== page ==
Has anyone else been obsessed with the story of Ben Lecomte in the news recently, or is it just me?
I came across a blurb about him a couple weeks back and was so mesmerized by what I read that I have been following him ever since. I literally sent him a good luck email when he first started out – “There’s a mom and three girls praying for you from Africa! Be safe!” (He didn’t write back.) I check his blog on a regular basis. The past week it has been daily blurbs about jellyfish and seasickness and really cold water.
Because Ben Lecomte is currently swimming across the Pacific Ocean. Not sailing. Not rowing.
With a snorkel, really thick wetsuit and some fins…..swimming.
Lecomte is swimming to raise awareness about human impact on oceans, to test the limits of human endurance, just to see if it can be done. He estimates this 5,700 mile expedition from Tokyo to San Francisco will take about six months. He swims eight hours a day. He burns about 10,000 calories a day. He wears a bracelet that emits a magnetic pulse to repel sharks. (Because, as if 30 foot waves and 50-degree water weren’t daunting enough he will be swimming right through migration areas of great whites).
Chances are, when you and I drink our morning coffee and scroll sleepily through the news, he is swimming. When we putter down the road in traffic, he is swimming. When we take a hot shower or slow jog or snack break he is either preparing to, recovering from, or still ceaselessly swimming.
Now, whether you think that is a little bit stupid use of your time (like my husband) or an incredible test of the human spirit (like me) either way he’s doing something undeniably impressive.
But as it turns out, so are the eight people in the sailboat behind him.
Because even though he may be the only guy in the water all day, he is not the only person spending half a year on the open ocean eating dehydrated vegetables. There is a whole team of people keeping him healthy, focused, funded and, quite frankly alive. There are people who monitor his heart-rate, keep an eye on the weather, warn passing ships not to plough over the guy in the water. They sail the boat he sleeps on, communicate with the outside world, and spend hours each day bobbing along in a lead dinghy so he can keep an eye on something other than the watery horizon and stay true to his course.
Ben Lecomte is a part of a team. And without them he would be dead in the water.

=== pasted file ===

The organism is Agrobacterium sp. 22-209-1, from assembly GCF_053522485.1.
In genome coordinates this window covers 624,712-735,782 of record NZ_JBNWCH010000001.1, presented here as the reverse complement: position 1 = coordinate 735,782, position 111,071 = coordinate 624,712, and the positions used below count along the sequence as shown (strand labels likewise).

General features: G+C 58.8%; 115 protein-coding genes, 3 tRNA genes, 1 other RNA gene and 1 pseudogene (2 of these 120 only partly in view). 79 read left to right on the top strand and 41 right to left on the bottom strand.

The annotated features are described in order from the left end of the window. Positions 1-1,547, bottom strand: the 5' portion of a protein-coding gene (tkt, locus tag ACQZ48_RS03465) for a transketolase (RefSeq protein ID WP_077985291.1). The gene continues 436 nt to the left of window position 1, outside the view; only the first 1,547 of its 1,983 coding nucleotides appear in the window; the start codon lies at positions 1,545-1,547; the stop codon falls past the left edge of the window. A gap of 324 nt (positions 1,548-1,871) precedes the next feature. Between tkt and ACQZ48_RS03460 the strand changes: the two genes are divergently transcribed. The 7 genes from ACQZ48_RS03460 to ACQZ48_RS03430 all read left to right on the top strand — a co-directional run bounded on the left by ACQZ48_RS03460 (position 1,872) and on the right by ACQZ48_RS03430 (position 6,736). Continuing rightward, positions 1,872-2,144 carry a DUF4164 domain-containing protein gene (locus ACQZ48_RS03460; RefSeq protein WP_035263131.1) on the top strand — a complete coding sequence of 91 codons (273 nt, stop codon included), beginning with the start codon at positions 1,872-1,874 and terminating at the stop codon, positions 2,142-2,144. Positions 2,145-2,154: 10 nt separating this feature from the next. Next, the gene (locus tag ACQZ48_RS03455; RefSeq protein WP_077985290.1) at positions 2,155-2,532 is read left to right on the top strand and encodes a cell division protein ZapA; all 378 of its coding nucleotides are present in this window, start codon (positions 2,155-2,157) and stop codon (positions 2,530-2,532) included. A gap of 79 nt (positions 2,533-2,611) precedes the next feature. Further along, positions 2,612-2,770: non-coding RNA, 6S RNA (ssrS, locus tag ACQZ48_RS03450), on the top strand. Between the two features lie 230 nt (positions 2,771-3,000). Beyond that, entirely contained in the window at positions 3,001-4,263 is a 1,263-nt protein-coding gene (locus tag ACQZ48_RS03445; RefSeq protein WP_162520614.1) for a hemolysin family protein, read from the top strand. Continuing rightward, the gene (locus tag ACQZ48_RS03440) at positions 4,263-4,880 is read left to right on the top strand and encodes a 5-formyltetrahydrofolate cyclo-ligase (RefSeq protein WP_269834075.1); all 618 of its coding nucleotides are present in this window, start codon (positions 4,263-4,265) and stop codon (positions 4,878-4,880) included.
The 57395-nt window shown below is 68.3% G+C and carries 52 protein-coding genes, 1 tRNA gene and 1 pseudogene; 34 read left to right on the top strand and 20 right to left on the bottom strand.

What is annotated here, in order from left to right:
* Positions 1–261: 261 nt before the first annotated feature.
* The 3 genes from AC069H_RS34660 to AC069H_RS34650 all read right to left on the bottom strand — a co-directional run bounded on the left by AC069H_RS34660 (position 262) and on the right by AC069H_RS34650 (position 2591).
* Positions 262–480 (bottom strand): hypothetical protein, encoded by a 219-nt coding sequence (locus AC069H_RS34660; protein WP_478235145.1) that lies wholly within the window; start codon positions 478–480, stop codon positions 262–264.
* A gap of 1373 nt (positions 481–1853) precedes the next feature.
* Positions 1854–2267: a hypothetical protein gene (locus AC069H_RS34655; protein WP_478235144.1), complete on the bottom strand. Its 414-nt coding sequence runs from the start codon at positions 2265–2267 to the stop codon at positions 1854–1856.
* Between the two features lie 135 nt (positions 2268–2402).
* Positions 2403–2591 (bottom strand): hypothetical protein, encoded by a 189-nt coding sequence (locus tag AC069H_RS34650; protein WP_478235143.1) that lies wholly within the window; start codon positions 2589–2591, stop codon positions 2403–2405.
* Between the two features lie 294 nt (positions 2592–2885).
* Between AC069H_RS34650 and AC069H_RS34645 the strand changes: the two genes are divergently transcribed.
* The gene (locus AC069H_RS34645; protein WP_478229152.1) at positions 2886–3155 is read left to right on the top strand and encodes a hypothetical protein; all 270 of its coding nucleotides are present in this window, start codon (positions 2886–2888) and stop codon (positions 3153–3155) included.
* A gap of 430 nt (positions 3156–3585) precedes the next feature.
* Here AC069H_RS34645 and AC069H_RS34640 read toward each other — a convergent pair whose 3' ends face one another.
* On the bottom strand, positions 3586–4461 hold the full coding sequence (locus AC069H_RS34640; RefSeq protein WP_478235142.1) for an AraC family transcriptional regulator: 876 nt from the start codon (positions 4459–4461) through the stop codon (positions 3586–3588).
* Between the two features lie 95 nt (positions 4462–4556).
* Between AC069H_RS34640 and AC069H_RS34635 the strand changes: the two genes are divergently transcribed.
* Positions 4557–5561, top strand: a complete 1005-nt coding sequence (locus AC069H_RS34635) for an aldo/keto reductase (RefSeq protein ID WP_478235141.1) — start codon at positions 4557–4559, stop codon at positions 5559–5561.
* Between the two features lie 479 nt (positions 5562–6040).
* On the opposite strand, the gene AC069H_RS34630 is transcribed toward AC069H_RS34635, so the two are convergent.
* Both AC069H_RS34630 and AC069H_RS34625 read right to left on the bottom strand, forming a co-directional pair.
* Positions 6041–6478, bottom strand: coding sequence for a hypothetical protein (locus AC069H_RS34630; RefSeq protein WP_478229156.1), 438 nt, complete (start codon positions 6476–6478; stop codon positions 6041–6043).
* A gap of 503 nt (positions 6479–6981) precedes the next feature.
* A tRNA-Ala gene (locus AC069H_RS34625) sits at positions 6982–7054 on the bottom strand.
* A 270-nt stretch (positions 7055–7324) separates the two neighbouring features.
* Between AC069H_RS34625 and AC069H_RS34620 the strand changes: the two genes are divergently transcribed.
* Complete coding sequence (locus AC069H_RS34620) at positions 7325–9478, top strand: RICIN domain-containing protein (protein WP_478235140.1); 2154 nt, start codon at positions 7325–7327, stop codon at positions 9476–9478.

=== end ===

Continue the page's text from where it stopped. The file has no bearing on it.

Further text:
For the better part of the last decade I have been a missionary among refugees in North Africa. It has been both far less exotic and far more so than it sounds. There have been more days than I care to admit that I have thought, “Ah, so this is it how it all ends. So much for that.” And many other days where I have been brought to my knees by the honor of getting to witness what God is doing in parts of the world that most of the world never sees.It is breath-taking.
It is gut-wrenching.
And without a team of people in boats all around me I would have been dead in the water a long time ago too.
The longer I live the more I realize that life calls for a team of boat people. Because, whether or not God calls you to a refugee camp in North Africa or a small town in Arkansas, a board room or a baby’s bedroom, a hospital on the West Coast or a clinic in Southeast Asia, if you are swimming with Jesus, you are in for a really long swim.
And long swims call for boat people.
Many of you reading this are my boat people. Sometimes you have jumped in the water with me and helped me keep pace: you’ve listened to me process over skype, you’ve engaged the emoticon ridden Whatsapp messages at midnight, you’ve loved on my culturally-confused kids, you’ve given sacrificially, you’ve come to visit.
And many more of you may never even know my real name. But you have written a few encouraging words that I carry around with me like a pretty stone in my pocket. You’ve prayed, even if just in passing, for my family and the people we live with who you will never meet this side of heaven. Through your love and prayers and support in one small way or another, you have been a boat on the horizon showing me which direction to keep kicking towards.
For your presence in the water with me I am eternally grateful.
The sea is teeming with swimmers.
We all take our turns cheering from the hull of the boat and coursing through the water on our own, rotating rhythmically through our own seasons in the life of faith.
It’s tempting to join Elijah on the mountain some days, on our faces before a whispering God in a cave. We’ve all felt his words in our own throats. “I am the only one!” And the same voice that breathed into Elijah’s ears breaths into ours: Oh Child, I have thousands upon thousands….
Together, from the most impoverished refugee camps in the world to the greatest cities on earth, there are swimmers. Men and women new to the water need your prayers cheering them on from the boats beside them. And I assure you, there are many people out there whose lives you could only struggle to imagine, who are calling out blessings from the boats beside you.
Keep loving your enemies, turning the other cheek, blessing instead of cursing, welcoming little children, giving only to Caesar what belongs to Caesar, grieving with those who grieve, rejoicing with those who rejoice, denying yourselves, praying, washing, asking, seeking, knocking, and straining ahead for that narrow door.
Because we are doing it together.
May God continue to bless you and yours as you live for him.